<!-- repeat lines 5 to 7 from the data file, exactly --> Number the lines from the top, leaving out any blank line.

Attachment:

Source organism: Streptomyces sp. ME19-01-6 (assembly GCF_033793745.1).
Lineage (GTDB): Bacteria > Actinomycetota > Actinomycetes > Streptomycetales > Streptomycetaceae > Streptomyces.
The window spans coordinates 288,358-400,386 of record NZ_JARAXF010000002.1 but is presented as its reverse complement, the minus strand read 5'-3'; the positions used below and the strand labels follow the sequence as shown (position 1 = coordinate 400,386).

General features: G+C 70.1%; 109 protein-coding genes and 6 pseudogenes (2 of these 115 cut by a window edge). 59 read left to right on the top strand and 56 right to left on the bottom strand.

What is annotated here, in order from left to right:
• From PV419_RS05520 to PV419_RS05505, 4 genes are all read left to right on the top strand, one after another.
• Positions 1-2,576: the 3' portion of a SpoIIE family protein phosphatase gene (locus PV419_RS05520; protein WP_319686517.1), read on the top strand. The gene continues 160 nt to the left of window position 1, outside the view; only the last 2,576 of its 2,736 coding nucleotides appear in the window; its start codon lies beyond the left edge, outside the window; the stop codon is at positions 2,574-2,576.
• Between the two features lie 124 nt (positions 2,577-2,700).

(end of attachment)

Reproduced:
What is annotated here, in order from left to right:
• From PV419_RS05520 to PV419_RS05505, 4 genes are all read left to right on the top strand, one after another.
• Positions 1-2,576: the 3' portion of a SpoIIE family protein phosphatase gene (locus PV419_RS05520; protein WP_319686517.1), read on the top strand. The gene continues 160 nt to the left of window position 1, outside the view; only the last 2,576 of its 2,736 coding nucleotides appear in the window; its start codon lies beyond the left edge, outside the window; the stop codon is at positions 2,574-2,576.